At this point in time, the answer to that question is a resounding "no." This is not the place for a detailed examination of the reasons for arriving at that conclusion, but defensive metrics are plainly and simply a mess--inconsistently thought out, peculiarly applied, with confounding results. (The progenitors of the method, in attempting to defend it, have been trying to give it "oomph" by putting into a framework comparable to the Pythagorean Winning Percentage--which is showing some of its own anomalies again in 2012. They've also suggested that fielding results are as variable on a year-by-year basis for individuals as is the case for batting results--an assertion that is laughable on its face. Translations into runs above average for fielding results use interpolations of events that can't be measured in anything remotely as precise as what's used for offense or pitching, and the attempt to tease out the "significant" fielding events--those that are crucial either contextually or in terms of degree of difficulty--has resulted in overstating the level of difference between best and worst.)

So when a system such as WAR incorporates a defensive method that has a built-in "overstatement danger", it can produce an aggregate result that makes a very fine season (like the one Mike Trout is turning in this year for the Angels) into one that seems as though it is "historic" (a favorite term of those following in the footsteps of the neos: it's one of their uses of "narrative" as they look to control the rhetoric of baseball discourse in the Icarus-like arc of the "consultancy culture" that's producing increasingly mixed results in MLB's cauldron of insiderdom).

Trout is having a great year, no doubt. And it is "historic"--at least in the sense that he's added his name to the list of stellar 20-year old players who've entered the pantheon of wunderkinden. He looks certain to be the seventh player of that age to post an OPS+ of 160 or higher (the other six, order of accomplishment: Ty Cobb, Mel Ott, Ted Williams, Mickey Mantle, Al Kaline, and Alex Rodriguez).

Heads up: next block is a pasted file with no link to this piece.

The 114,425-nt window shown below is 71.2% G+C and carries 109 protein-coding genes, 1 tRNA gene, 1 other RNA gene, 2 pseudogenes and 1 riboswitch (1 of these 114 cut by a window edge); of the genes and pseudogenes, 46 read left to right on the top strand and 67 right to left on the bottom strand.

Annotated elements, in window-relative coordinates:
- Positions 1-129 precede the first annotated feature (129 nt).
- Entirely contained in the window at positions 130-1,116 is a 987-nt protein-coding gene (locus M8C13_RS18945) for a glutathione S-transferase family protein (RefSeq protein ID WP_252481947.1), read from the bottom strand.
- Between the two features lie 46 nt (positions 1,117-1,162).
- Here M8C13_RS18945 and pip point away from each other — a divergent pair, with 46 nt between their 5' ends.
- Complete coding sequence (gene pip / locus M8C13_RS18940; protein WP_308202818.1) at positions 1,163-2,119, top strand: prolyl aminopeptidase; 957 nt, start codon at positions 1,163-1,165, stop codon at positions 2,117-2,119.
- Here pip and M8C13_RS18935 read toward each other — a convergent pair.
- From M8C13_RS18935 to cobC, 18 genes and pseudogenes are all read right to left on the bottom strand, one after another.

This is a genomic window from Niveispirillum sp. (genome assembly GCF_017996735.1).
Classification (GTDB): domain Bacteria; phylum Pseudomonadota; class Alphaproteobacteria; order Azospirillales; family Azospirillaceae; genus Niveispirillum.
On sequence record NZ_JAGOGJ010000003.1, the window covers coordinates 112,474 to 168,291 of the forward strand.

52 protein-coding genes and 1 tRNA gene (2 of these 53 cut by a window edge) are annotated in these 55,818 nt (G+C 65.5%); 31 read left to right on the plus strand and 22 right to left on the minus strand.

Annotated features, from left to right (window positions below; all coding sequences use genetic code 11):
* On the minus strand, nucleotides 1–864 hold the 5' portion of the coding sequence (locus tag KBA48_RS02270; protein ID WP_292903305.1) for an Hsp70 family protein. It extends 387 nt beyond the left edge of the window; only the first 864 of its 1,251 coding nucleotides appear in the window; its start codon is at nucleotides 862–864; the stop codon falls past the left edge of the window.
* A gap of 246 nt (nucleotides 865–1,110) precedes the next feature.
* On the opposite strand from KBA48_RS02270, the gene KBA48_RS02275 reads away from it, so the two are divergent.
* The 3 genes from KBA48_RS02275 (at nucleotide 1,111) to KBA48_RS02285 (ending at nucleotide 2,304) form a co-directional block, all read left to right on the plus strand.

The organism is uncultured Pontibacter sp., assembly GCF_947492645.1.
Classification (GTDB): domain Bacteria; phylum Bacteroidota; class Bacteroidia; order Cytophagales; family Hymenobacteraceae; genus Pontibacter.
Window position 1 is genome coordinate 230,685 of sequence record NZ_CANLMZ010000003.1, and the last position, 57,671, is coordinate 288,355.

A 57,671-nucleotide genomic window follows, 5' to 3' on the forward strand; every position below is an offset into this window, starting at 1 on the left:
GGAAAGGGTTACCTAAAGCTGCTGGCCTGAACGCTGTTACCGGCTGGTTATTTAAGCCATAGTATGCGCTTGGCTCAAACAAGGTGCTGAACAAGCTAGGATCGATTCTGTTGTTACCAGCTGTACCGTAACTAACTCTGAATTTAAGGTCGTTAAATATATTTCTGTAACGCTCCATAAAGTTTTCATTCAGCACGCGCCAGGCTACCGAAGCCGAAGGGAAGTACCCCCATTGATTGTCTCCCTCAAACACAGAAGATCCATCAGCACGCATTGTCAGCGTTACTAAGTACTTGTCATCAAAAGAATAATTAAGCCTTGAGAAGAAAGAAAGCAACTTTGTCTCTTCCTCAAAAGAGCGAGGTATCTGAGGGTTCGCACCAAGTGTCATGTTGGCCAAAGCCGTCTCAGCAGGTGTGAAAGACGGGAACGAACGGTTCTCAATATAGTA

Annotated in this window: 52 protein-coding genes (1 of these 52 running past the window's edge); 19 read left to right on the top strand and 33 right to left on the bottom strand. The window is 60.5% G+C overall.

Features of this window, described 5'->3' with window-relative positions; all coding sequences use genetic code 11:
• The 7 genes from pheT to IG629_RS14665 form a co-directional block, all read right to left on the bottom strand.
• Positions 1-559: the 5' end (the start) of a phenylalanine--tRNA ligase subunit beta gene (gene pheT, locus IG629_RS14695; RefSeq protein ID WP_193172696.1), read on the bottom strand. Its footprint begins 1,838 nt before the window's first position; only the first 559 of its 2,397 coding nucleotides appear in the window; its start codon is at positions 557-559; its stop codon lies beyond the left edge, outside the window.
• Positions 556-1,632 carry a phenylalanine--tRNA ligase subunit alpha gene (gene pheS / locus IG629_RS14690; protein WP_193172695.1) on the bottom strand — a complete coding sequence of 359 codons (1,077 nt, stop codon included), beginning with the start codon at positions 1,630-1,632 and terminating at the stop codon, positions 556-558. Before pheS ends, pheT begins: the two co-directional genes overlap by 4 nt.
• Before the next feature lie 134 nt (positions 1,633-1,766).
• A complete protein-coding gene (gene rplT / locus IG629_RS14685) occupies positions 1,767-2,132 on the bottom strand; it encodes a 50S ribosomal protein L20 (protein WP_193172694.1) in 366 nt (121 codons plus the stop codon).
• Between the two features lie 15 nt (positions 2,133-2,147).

But guess what--none of those players were MVPs in their respective 20-year old seasons. (Yes, two of them--Cobb and Ott--played at times when such an award didn't exist.) Williams finished fourth; Mantle third; Kaline and A-Rod finished second. Now you can argue that all of these results were incorrect; but in a couple of cases where that argument actually holds, there's a player with at least as much of an argument for the award as the 20-year old phenom (in 1939, it's Joe DiMaggio and Jimmie Foxx; in 1952, it's Bobby Shantz and Larry Doby--remember there was no Cy Young Award in 1952); in 1955, it's Mantle; in 1996, it's Ken Griffey, Jr.).

And in 2012, Miguel Cabrera is the potential obstacle keeping Trout from joining Fred Lynn and Vida Blue as the only players to win the MVP and the Rookie of the Year Award in the same season. Going by offensive data, it's an extremely close race between the two.

Proponents of WAR will spend a good bit of time between now and mid-November arguing for the efficacy of those ancillary measures, which appear to propel Trout into a level of achievement virtually beyond the realm of understanding. We suspect, however, that the voting will look a good bit like what the numbers in the AL Ptolemaic MVP race are currently displaying.

It will be close--despite any separation in WAR claimed by its proponents on the basis of other aspects of the game (aspects that have been dubiously quantified). Anyone who expects Mike Trout to win the MVP in a runaway from Cabrera is smoking something that has more than mere medicinal value.

We're not quite satisfied with the way the Ptolemaic MVP is deployed, and some amount of thought will be applied to it over the off-season. We'll post periodically on it over the off-season, and we'll follow through with the final totals early next month, along with a few other variations on it that may prove to be of some interest, particularly to those with a penchant for "shape" as well as "value."